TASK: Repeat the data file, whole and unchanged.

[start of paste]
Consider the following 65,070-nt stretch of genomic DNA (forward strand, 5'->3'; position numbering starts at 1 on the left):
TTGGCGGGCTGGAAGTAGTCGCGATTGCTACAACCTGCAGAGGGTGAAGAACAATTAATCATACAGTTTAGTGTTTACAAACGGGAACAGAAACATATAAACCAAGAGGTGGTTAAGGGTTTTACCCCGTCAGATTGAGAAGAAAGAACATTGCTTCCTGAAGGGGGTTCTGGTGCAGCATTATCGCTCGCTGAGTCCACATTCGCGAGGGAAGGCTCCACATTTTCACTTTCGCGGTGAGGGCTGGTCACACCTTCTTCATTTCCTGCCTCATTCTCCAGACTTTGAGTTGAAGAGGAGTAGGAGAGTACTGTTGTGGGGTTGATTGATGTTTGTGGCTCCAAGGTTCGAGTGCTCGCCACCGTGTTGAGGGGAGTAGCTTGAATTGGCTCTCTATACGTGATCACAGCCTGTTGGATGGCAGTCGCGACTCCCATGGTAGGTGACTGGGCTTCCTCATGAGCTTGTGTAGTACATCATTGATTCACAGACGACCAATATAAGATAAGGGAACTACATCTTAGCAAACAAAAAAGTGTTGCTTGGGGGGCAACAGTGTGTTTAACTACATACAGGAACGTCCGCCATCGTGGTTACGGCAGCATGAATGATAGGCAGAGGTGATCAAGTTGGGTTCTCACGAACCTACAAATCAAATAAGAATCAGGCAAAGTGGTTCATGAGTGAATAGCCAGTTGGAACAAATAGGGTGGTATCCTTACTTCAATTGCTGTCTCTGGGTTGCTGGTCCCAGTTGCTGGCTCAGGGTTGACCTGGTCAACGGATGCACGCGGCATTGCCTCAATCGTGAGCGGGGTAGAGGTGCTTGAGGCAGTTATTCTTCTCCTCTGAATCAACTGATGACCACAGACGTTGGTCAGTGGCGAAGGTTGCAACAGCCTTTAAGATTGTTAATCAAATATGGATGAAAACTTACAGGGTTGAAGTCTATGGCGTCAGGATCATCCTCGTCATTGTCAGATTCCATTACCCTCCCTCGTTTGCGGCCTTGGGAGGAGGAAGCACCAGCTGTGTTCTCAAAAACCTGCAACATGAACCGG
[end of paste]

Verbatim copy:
Consider the following 65,070-nt stretch of genomic DNA (forward strand, 5'->3'; position numbering starts at 1 on the left):
TTGGCGGGCTGGAAGTAGTCGCGATTGCTACAACCTGCAGAGGGTGAAGAACAATTAATCATACAGTTTAGTGTTTACAAACGGGAACAGAAACATATAAACCAAGAGGTGGTTAAGGGTTTTACCCCGTCAGATTGAGAAGAAAGAACATTGCTTCCTGAAGGGGGTTCTGGTGCAGCATTATCGCTCGCTGAGTCCACATTCGCGAGGGAAGGCTCCACATTTTCACTTTCGCGGTGAGGGCTGGTCACACCTTCTTCATTTCCTGCCTCATTCTCCAGACTTTGAGTTGAAGAGGAGTAGGAGAGTACTGTTGTGGGGTTGATTGATGTTTGTGGCTCCAAGGTTCGAGTGCTCGCCACCGTGTTGAGGGGAGTAGCTTGAATTGGCTCTCTATACGTGATCACAGCCTGTTGGATGGCAGTCGCGACTCCCATGGTAGGTGACTGGGCTTCCTCATGAGCTTGTGTAGTACATCATTGATTCACAGACGACCAATATAAGATAAGGGAACTACATCTTAGCAAACAAAAAAGTGTTGCTTGGGGGGCAACAGTGTGTTTAACTACATACAGGAACGTCCGCCATCGTGGTTACGGCAGCATGAATGATAGGCAGAGGTGATCAAGTTGGGTTCTCACGAACCTACAAATCAAATAAGAATCAGGCAAAGTGGTTCATGAGTGAATAGCCAGTTGGAACAAATAGGGTGGTATCCTTACTTCAATTGCTGTCTCTGGGTTGCTGGTCCCAGTTGCTGGCTCAGGGTTGACCTGGTCAACGGATGCACGCGGCATTGCCTCAATCGTGAGCGGGGTAGAGGTGCTTGAGGCAGTTATTCTTCTCCTCTGAATCAACTGATGACCACAGACGTTGGTCAGTGGCGAAGGTTGCAACAGCCTTTAAGATTGTTAATCAAATATGGATGAAAACTTACAGGGTTGAAGTCTATGGCGTCAGGATCATCCTCGTCATTGTCAGATTCCATTACCCTCCCTCGTTTGCGGCCTTGGGAGGAGGAAGCACCAGCTGTGTTCTCAAAAACCTGCAACATGAACCGG